On a Final Note

It is now usually recommended to do dynamic stretches as part of your warm-up routine and to save the static stretches for after the workout as the latter can temporarily weaken muscles. Foam rolling can be part of your recovery routine and also be used before workouts to enhance blood flow, loosen up muscles and joints, and up-regulate the nervous system.

Until next time!


Levy, Jillian. “The Surprising Benefits of Flexibility.” Dr. Axe, 27 Nov. 2021, Accessed 1 Jan. 2022.

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Stretches and Flexibility Exercises

Stretching (and foam rolling), along with other flexibility activities like yoga, Pilates, and tai chi, are more than simple low-impact exercises. They are powerful tools helping to prevent injuries and lessen pain. They also have a direct impact on our posture, balance, mobility, and performance (whether it is athletic performance or simple everyday activities that can become challenging as we get older).

The Advantages of Being Flexible

Being flexible means that we are able to lengthen one or more joints and move through a bigger range of motion without feeling any pain or experiencing limitations. Flexibility is beneficial for numerous reasons:

  • Flexibility can aid with preventing injuries caused by tightness: By lessening tension in muscles and making them more supple, flexibility lowers the risk of stressing neighboring joints. Being flexible minimizes imbalances and muscular compensations that may lead to strains, pulls, and tears.
  • Increased range of motion boosts performance: A better range of motion in areas like the hips and knees, for instance, enhances our workouts because it helps us sink deeper into the exercises and possibly train longer at higher intensities. As mentioned above, any straining or discomfort will most likely be minimized when flexibility is optimal.
  • Improved mobility helps a great deal in everyday activities: Bending down to tie a shoe or picking up something off the floor may not always be smooth and easy. As we get older, it becomes evident that staying flexible (and agile) helps lessen the risks for poor balance, falls, etc. This maintained mobility gives a better quality of life in the later years.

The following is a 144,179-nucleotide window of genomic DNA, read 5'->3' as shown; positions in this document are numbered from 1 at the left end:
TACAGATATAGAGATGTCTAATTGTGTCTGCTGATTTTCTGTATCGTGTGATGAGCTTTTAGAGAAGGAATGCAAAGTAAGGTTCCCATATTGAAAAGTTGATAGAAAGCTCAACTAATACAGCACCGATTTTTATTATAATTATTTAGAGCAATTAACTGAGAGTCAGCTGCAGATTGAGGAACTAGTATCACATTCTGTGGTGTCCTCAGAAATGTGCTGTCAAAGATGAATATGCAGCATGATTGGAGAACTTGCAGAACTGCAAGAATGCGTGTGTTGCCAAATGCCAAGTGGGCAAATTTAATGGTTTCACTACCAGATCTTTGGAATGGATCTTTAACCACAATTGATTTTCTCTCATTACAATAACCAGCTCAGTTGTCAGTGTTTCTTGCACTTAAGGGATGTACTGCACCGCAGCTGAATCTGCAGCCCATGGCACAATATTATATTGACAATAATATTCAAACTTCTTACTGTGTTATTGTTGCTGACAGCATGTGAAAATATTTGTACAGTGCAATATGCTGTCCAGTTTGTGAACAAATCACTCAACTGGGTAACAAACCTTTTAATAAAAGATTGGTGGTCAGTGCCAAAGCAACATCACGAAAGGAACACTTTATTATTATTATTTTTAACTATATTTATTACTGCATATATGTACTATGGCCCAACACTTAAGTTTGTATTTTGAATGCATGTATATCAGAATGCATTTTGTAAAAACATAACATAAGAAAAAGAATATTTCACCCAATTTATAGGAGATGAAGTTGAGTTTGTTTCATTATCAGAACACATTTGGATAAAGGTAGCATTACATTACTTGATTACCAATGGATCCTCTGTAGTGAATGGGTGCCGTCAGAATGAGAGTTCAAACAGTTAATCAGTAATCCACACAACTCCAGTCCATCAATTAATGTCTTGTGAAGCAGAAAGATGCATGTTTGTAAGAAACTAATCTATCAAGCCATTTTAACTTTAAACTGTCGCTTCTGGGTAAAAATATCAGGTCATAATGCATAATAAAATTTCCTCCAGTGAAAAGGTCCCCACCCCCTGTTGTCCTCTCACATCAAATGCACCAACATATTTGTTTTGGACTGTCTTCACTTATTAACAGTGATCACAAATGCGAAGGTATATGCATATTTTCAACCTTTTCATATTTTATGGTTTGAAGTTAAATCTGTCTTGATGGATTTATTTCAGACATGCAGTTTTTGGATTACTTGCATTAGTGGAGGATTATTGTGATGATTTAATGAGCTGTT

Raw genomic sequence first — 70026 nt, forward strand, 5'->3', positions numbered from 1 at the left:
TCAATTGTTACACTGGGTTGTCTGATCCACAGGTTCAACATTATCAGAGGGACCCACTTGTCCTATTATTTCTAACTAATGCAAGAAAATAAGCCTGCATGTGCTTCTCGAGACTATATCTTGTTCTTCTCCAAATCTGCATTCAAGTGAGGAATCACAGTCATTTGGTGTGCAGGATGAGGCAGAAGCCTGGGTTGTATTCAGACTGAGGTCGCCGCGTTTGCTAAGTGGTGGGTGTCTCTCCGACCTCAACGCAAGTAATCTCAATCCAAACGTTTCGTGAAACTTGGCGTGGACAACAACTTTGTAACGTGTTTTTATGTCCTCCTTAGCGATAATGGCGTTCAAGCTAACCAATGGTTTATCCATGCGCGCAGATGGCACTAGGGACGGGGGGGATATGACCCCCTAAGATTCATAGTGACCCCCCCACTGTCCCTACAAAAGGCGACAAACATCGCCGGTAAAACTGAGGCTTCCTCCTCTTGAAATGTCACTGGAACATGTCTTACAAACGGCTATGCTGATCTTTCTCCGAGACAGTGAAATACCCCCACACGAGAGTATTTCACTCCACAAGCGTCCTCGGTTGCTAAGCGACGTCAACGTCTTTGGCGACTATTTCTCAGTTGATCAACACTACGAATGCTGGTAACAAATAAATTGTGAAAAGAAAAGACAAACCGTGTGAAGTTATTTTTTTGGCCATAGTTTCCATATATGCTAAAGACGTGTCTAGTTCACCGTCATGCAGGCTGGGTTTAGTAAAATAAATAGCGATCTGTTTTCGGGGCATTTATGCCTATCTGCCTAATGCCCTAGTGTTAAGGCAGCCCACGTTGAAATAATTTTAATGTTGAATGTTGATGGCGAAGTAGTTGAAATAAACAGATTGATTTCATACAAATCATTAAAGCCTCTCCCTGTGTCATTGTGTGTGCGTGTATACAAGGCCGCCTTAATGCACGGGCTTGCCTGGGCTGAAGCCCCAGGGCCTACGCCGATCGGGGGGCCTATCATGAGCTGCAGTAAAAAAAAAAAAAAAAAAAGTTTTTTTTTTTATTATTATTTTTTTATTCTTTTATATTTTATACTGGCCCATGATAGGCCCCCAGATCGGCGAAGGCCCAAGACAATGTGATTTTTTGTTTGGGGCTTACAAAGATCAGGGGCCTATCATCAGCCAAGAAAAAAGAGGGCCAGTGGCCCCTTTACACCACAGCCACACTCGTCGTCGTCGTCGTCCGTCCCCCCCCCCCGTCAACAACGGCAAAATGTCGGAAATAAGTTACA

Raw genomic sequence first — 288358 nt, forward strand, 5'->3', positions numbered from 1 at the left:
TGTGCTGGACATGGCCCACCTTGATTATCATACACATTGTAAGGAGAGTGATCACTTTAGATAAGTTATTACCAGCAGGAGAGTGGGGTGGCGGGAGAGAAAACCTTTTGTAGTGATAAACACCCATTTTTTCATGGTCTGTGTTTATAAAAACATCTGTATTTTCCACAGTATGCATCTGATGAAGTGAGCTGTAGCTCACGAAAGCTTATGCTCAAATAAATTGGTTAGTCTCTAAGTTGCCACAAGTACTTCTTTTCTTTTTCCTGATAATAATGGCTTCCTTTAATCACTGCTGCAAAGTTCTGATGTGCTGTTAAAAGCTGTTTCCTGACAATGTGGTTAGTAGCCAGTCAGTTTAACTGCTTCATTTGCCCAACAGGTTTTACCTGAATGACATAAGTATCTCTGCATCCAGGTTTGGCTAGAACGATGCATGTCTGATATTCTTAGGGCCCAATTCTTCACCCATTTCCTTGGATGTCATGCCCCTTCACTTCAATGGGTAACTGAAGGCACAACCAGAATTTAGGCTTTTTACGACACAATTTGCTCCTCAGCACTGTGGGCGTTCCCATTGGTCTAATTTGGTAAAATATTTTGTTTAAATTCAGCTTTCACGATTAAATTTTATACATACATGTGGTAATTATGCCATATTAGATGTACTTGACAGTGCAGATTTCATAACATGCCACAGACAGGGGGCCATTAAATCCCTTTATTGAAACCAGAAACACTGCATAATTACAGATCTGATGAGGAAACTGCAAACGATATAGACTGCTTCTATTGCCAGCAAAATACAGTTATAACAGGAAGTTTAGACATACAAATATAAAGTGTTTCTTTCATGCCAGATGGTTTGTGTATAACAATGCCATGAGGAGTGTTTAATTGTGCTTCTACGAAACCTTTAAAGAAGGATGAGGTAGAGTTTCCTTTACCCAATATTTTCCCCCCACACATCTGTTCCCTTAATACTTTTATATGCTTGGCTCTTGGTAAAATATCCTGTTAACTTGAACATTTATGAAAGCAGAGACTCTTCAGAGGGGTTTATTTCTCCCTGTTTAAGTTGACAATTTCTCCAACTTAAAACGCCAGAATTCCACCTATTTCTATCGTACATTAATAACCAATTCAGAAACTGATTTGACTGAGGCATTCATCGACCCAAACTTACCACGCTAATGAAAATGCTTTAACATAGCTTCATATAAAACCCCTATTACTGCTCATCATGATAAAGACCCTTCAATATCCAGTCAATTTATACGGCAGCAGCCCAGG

• Flexibility aids with correcting posture: Stretches and other flexibility exercises can help better our overall posture and mobility. These can help lessen slouching and pain when people sit for too long, for instance. Stretching and/or foam rolling after exercising is also highly recommended for a more targeted recovery.

On a Final Note

Last weekend, I attended a Pilates class for the first time. I thought I would give it a try for the new year. So along with some yoga poses and tai chi exercises that I do regularly, I now can include some Pilates exercises too.

What do you feel like trying this new year? 

Happy 2022!!


Levy, Jillian. “The Surprising Benefits of Flexibility.” Dr. Axe, 27 Nov. 2021, Accessed 1 Jan. 2022.

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A Warm Spice Not to Skip

Not only do spices improve any dish with delightful aromas and colors, but they also contain a host of health benefits. Cinnamon, one of the oldest spices in the world, is one of them. Obtained from the bark of the cinnamon tree, it is full of nutrients like fiber, manganese, and calcium. It offers many health benefits with its high antioxidant levels. The two main varieties are Ceylon and cassia. With its sweet, warming taste, cinnamon is a wonderful spice to use during the holidays!

The Main Health Benefits of Cinnamon

  • Helps reduce inflammation: cinnamon is full of protective antioxidants, including polyphenols, phenolic acid, and flavonoids, that help lessen free radical damage and combat oxidative stress in the body. These antioxidants can also help reduce inflammation, which may aid in the prevention of chronic disease. Cinnamon is even considered a potential cancer-fighting food.
  • Aids with maintaining heart health: cinnamon can help lessen high cholesterol levels, high triglyceride levels, and high blood pressure. Furthermore, it can be a beneficial blood coagulant and also better circulation and tissue repair.
  • Helps balance blood sugar: cinnamon aids with decreasing blood sugar levels and helps better insulin sensitivity. It can also be a great sugar substitute to sweeten desserts without adding many calories.
  • Aids with conserving brain function: due to its numerous antioxidants, cinnamon may improve cognitive function while helping protect the brain against different neurological disorders like Parkinson’s and Alzheimer’s disease.